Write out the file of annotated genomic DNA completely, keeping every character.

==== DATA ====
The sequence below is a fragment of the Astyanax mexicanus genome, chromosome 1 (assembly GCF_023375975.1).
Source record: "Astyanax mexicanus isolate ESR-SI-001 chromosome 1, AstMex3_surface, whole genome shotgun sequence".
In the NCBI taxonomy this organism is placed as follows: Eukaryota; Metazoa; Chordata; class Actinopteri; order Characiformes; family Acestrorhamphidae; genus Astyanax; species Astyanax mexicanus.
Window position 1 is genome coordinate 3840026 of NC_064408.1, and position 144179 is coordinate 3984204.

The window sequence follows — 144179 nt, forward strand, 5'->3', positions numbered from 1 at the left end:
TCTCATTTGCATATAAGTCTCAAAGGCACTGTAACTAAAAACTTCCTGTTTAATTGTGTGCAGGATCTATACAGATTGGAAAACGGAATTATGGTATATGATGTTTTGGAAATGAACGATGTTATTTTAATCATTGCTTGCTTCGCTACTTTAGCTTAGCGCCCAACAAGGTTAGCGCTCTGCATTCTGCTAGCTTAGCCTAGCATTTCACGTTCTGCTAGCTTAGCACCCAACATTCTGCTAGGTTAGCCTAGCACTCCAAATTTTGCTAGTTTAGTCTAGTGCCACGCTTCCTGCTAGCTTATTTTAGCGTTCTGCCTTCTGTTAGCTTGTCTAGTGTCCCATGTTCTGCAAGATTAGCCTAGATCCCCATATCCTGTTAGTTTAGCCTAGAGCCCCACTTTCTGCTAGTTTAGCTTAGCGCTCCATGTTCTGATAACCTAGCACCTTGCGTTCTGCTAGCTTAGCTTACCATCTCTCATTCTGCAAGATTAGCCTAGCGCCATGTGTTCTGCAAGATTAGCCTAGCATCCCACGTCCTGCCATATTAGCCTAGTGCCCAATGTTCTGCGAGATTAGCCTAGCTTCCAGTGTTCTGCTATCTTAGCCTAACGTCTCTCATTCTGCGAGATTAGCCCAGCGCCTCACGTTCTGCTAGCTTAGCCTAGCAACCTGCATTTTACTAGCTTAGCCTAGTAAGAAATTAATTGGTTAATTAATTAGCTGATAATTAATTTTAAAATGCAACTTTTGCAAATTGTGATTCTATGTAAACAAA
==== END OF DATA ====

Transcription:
The sequence below is a fragment of the Astyanax mexicanus genome, chromosome 1 (assembly GCF_023375975.1).
Source record: "Astyanax mexicanus isolate ESR-SI-001 chromosome 1, AstMex3_surface, whole genome shotgun sequence".
In the NCBI taxonomy this organism is placed as follows: Eukaryota; Metazoa; Chordata; class Actinopteri; order Characiformes; family Acestrorhamphidae; genus Astyanax; species Astyanax mexicanus.
Window position 1 is genome coordinate 3840026 of NC_064408.1, and position 144179 is coordinate 3984204.

The window sequence follows — 144179 nt, forward strand, 5'->3', positions numbered from 1 at the left end:
TCTCATTTGCATATAAGTCTCAAAGGCACTGTAACTAAAAACTTCCTGTTTAATTGTGTGCAGGATCTATACAGATTGGAAAACGGAATTATGGTATATGATGTTTTGGAAATGAACGATGTTATTTTAATCATTGCTTGCTTCGCTACTTTAGCTTAGCGCCCAACAAGGTTAGCGCTCTGCATTCTGCTAGCTTAGCCTAGCATTTCACGTTCTGCTAGCTTAGCACCCAACATTCTGCTAGGTTAGCCTAGCACTCCAAATTTTGCTAGTTTAGTCTAGTGCCACGCTTCCTGCTAGCTTATTTTAGCGTTCTGCCTTCTGTTAGCTTGTCTAGTGTCCCATGTTCTGCAAGATTAGCCTAGATCCCCATATCCTGTTAGTTTAGCCTAGAGCCCCACTTTCTGCTAGTTTAGCTTAGCGCTCCATGTTCTGATAACCTAGCACCTTGCGTTCTGCTAGCTTAGCTTACCATCTCTCATTCTGCAAGATTAGCCTAGCGCCATGTGTTCTGCAAGATTAGCCTAGCATCCCACGTCCTGCCATATTAGCCTAGTGCCCAATGTTCTGCGAGATTAGCCTAGCTTCCAGTGTTCTGCTATCTTAGCCTAACGTCTCTCATTCTGCGAGATTAGCCCAGCGCCTCACGTTCTGCTAGCTTAGCCTAGCAACCTGCATTTTACTAGCTTAGCCTAGTAAGAAATTAATTGGTTAATTAATTAGCTGATAATTAATTTTAAAATGCAACTTTTGCAAATTGTGATTCTATGTAAACAAA